This is not to say that in certain circles of Islamic extremism a picture like Sex and the City 2 won't be deplored as an example of Western decadence and cultural imperialism. But to treat it as a...whaddyacallit?...root cause is really more than a little much. And let's face it: to merely invoke the "this is why they hate us" meme is, finally, to buy into the false consciousness that has justified what is an utterly bogus "war on terror." There. I said it and I'm glad.
As a great lady might have put it, how about a little Zizek, Scarecrow?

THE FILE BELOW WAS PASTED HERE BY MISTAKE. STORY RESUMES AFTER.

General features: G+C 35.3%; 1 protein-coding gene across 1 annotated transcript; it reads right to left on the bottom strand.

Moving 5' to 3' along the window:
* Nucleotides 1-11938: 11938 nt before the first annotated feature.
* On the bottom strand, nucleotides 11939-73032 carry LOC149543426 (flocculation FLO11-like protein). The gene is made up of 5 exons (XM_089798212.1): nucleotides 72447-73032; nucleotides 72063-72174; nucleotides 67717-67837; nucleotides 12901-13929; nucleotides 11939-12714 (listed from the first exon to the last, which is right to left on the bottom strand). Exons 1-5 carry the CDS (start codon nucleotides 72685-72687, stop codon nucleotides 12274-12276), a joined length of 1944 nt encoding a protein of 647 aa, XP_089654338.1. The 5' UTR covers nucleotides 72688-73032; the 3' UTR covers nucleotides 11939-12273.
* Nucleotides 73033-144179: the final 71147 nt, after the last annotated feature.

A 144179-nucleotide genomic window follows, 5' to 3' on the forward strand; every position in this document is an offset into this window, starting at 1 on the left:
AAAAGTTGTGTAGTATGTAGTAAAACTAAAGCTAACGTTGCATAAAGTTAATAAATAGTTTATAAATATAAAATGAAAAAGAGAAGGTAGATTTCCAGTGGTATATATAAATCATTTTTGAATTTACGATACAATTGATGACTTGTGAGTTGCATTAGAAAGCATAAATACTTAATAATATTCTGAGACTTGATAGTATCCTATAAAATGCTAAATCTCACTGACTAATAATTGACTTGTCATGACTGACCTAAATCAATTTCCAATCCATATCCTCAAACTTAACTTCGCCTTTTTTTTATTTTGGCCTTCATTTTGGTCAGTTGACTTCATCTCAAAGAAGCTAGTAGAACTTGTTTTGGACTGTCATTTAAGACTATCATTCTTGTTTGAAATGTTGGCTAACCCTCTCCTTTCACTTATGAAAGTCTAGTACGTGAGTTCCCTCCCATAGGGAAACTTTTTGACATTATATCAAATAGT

"...in the new global order, we no longer have wars in the old sense of a regulated conflict between sovereign states in which certain rules apply (humane treatment of prisoners, prohibition of certain weapons, etc.). What remains are 'ethnic-religious conflicts' which violate the rules of universal human rights, do not count as wars proper, and call for the 'humanitarian' intervention of the Western powers—even more so in the case of direct attacks on the U.S. or other representatives of the new global order, where, again, we do not have wars proper but merely 'unlawful combatants' criminally resisting the forces of universal order. Here, one cannot even imagine a neutral humanitarian organization like the Red Cross mediating between the warring parties, organizing an exchange of prisoners, and so on; one side in the conflict (the U.S.-dominated global force) already assumes the role of the Red Cross—it does not perceive itself as one of the warring sides, but as a mediating agent of peace and global order crushing particular rebellions and, simultaneously, providing humanitarian aid to 'local populations.'"